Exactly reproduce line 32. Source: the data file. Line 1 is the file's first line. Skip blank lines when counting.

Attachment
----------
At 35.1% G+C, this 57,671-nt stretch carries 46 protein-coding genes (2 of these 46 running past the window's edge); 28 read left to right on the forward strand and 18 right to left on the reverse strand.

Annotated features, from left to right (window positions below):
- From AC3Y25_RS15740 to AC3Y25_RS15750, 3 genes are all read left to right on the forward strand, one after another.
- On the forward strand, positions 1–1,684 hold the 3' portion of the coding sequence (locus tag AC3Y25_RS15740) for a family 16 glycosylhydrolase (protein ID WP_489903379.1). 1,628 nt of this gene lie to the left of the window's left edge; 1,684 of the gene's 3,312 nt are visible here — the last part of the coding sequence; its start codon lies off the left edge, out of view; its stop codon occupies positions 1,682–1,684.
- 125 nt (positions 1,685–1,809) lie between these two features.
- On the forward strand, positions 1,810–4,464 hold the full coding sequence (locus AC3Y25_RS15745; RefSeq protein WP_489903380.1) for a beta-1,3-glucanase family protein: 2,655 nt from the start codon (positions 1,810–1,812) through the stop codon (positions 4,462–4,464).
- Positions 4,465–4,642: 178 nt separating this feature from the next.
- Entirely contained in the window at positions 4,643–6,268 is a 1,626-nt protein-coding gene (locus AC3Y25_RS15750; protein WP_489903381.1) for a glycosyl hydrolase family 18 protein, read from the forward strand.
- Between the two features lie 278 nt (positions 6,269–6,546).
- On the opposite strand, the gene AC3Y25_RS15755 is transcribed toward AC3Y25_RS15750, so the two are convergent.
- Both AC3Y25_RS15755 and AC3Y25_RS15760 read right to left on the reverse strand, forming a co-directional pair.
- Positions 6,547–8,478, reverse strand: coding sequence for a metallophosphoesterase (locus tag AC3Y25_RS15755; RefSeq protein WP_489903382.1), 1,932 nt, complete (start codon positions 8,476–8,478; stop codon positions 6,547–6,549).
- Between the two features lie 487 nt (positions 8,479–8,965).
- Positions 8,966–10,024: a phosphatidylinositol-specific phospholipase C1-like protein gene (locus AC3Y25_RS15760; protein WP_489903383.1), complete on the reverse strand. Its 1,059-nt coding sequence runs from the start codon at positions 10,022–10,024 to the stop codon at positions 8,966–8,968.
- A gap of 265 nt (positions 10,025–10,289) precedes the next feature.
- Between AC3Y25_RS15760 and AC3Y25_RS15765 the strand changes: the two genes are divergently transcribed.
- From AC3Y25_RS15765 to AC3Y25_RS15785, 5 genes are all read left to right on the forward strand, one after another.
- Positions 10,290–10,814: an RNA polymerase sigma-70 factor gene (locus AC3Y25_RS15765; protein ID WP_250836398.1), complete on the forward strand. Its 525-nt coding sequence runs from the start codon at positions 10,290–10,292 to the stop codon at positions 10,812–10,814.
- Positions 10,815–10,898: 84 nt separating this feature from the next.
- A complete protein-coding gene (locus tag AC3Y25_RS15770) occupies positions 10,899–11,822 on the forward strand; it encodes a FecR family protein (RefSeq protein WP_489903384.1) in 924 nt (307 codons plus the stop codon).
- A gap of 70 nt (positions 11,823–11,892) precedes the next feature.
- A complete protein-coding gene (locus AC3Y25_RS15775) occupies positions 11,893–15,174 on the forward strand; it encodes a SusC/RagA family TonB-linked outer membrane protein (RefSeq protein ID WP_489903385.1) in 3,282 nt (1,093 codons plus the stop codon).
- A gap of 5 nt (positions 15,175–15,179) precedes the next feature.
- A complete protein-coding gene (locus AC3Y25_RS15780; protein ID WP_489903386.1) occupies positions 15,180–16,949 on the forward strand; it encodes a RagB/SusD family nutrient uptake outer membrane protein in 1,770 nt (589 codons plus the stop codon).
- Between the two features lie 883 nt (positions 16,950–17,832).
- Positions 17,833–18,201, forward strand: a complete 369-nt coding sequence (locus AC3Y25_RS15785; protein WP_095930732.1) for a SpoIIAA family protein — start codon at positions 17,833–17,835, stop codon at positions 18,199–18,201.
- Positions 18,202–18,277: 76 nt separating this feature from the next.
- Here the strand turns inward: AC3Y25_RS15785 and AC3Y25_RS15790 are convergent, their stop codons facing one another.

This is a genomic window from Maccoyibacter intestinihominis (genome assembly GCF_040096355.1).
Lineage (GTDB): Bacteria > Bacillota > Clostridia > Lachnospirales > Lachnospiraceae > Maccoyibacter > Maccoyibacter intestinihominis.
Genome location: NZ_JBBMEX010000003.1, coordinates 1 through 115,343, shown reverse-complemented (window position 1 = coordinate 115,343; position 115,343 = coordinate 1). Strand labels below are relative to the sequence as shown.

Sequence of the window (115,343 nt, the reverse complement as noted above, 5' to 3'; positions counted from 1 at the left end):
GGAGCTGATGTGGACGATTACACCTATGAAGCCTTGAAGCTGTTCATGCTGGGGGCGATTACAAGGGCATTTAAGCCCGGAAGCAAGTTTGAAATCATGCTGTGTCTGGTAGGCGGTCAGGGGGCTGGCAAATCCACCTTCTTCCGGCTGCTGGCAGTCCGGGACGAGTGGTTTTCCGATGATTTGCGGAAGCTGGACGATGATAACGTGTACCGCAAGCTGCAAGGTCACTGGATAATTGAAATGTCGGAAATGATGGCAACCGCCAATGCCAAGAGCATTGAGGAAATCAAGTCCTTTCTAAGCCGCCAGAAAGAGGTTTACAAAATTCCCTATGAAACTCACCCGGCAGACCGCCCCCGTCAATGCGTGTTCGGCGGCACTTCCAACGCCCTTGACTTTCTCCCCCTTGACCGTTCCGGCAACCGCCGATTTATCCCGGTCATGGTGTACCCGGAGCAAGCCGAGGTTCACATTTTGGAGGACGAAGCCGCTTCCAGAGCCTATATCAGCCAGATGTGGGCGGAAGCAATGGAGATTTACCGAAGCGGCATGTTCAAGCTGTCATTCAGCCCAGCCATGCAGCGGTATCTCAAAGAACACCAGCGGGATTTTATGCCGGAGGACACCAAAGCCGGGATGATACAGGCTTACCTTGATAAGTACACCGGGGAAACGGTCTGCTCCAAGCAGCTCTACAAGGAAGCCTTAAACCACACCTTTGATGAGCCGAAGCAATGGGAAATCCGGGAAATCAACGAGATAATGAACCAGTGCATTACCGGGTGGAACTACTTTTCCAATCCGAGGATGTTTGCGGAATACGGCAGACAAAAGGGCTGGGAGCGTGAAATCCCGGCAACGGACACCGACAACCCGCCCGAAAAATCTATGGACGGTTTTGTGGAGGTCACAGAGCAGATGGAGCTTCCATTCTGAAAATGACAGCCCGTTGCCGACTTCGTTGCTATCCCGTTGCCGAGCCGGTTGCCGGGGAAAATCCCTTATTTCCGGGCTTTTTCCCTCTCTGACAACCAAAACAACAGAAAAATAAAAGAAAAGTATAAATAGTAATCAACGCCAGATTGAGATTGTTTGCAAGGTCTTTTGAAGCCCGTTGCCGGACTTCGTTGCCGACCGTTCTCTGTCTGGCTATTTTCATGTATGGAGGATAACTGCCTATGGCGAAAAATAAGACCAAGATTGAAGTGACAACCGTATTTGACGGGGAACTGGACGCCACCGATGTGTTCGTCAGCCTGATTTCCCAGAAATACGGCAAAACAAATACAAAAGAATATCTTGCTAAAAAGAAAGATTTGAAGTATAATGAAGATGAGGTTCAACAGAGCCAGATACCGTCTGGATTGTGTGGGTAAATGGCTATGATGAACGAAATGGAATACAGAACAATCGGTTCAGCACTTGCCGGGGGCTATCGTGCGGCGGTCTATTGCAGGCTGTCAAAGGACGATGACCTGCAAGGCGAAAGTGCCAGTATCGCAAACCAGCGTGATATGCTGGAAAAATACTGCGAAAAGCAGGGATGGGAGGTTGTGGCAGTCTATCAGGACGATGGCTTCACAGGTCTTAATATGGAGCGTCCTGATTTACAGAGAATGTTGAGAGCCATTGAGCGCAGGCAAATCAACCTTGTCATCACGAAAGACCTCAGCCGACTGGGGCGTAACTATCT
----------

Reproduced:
Sequence of the window (115,343 nt, the reverse complement as noted above, 5' to 3'; positions counted from 1 at the left end):